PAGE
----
Isamo Noguchi with Buckminster Fuller, 1970s (Source: http://www.noguchi.org/wbuckyfullrer.htm)
Japanese-American sculptor Isamu Noguchi was born in Los Angeles in 1904. In1927 he travelled to Paris with a Guggenheim Fellowship and worked as an assistant to Constantin Brancusi, who was experimenting with streamlined forms in sculpture. In Paris, he frequented an ex-patriate community of artists including Alexander Calder, Morris Kantor, and Stuart Davis. In 1929, when his Guggenheim Fellowship was not renewed, Noguchi returned to New York.
In October 1929, in a New York tavern called Romany Marie's Noguchi, completely broke and making a living by sculpting portrait heads, was introduced to Buckminster Fuller, who told him about the Dymaxion House that he had just designed. Immediately, he offered to sculpt Fuller's head.
As Fuller later put it:
He absolutely fell in love with that house and everything I said: and he said, could he make a head of me? and I said Id be glad to have him do it. so posing for him day after day gave us a chance to build up our friendship that went on and on from there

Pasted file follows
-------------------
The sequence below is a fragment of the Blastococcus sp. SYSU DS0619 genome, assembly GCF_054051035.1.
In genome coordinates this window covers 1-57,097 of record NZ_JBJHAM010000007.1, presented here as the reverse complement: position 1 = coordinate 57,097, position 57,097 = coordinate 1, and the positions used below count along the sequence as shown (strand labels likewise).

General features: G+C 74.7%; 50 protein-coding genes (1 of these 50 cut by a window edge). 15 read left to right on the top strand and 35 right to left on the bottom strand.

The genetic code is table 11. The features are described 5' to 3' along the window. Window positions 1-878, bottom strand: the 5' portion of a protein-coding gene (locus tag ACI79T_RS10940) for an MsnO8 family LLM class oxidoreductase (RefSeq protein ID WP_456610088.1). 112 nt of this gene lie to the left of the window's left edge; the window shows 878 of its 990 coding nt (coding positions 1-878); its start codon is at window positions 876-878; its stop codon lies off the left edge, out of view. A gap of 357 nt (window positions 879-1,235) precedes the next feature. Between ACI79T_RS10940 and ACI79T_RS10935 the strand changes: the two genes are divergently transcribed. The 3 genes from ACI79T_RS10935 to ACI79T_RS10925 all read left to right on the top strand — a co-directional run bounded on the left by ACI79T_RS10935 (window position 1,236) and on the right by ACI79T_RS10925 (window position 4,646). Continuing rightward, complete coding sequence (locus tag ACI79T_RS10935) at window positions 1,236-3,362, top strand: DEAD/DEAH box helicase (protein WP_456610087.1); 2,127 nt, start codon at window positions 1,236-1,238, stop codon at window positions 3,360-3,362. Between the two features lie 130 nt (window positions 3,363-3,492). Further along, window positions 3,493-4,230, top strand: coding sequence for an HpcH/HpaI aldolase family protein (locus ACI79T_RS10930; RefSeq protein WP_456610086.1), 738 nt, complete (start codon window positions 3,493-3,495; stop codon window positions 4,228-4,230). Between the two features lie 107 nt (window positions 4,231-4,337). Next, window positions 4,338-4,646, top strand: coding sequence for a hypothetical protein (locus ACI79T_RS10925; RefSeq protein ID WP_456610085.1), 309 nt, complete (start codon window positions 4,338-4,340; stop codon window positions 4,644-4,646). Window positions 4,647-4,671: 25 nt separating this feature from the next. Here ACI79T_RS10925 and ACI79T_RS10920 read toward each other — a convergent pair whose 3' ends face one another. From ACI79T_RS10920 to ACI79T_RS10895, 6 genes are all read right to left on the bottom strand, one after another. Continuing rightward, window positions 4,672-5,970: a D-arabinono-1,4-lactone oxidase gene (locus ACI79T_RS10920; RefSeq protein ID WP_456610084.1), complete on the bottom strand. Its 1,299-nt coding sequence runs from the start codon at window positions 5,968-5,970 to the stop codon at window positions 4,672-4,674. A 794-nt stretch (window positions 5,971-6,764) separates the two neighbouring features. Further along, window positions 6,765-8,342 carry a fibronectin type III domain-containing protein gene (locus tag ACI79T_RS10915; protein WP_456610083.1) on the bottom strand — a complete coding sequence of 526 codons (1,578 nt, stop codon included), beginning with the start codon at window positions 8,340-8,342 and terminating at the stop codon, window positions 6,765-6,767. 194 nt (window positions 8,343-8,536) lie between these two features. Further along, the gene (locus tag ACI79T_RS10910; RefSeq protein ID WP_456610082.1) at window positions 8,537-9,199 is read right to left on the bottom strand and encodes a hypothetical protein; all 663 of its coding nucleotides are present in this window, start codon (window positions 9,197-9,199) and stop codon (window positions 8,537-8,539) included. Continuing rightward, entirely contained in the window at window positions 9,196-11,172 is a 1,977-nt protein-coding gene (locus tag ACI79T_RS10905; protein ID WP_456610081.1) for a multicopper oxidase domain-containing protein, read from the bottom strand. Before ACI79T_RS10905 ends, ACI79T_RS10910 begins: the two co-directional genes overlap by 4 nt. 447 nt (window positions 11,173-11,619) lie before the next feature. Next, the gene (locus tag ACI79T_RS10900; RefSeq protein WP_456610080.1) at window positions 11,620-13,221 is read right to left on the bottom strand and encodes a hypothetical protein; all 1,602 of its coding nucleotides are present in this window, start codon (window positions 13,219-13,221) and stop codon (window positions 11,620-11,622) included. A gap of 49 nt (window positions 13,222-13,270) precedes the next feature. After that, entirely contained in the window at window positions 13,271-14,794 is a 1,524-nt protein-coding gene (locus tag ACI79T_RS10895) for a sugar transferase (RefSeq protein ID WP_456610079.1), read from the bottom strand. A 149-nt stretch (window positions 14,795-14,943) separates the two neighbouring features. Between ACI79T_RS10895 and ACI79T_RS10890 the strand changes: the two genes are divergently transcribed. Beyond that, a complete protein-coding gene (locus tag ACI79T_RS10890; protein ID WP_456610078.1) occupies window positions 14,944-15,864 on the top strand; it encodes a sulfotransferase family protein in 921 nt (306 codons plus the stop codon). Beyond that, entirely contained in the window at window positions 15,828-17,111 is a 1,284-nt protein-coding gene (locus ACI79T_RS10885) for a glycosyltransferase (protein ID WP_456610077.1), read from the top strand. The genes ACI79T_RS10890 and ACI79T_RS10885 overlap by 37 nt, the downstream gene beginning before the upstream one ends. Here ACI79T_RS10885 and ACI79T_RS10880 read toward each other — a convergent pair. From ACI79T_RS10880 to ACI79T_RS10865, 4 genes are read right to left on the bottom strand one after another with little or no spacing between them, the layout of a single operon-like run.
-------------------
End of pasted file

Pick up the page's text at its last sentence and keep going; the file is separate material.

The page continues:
Isamo Noguchi, Portrait head of Buckminster Fuller, 1929 (Source: http://www.artnet.com/Magazine/features/NOGUCHI/noguchi13.asp)
Noguchi was directly involved in the development of the Dymaxion car between 1933-4.
He created the plaster wind-tunnel models of the car that were so important in designing the shape of the car's nose.
Noguchi's wind-tunnel models of the dymaxion transport
Later in 1934, Noguchi went on a road trip through Connecticut in the completed Dymaxion car with Clare Boothe Luce and Dorothy Hale - stopping to see Thornton Wilder in Hamden, Connecticut, before going onto Hartford for the out-of-town opening of Gertrude Steins and Virgil Thompson Four Saints in Three Acts.
In 1936, Noguchi enlisted Fuller's assistance for a large mural piece in Mexico depicting a boy studing Einstein's Energy equation. Noguchi couldn't remember the equation, and wired Fuller, who responded with a complete explanation of E = mc squared, in fifty words.
Site created by Michael John Gorman. Updated March 12, 2002, 12.17PM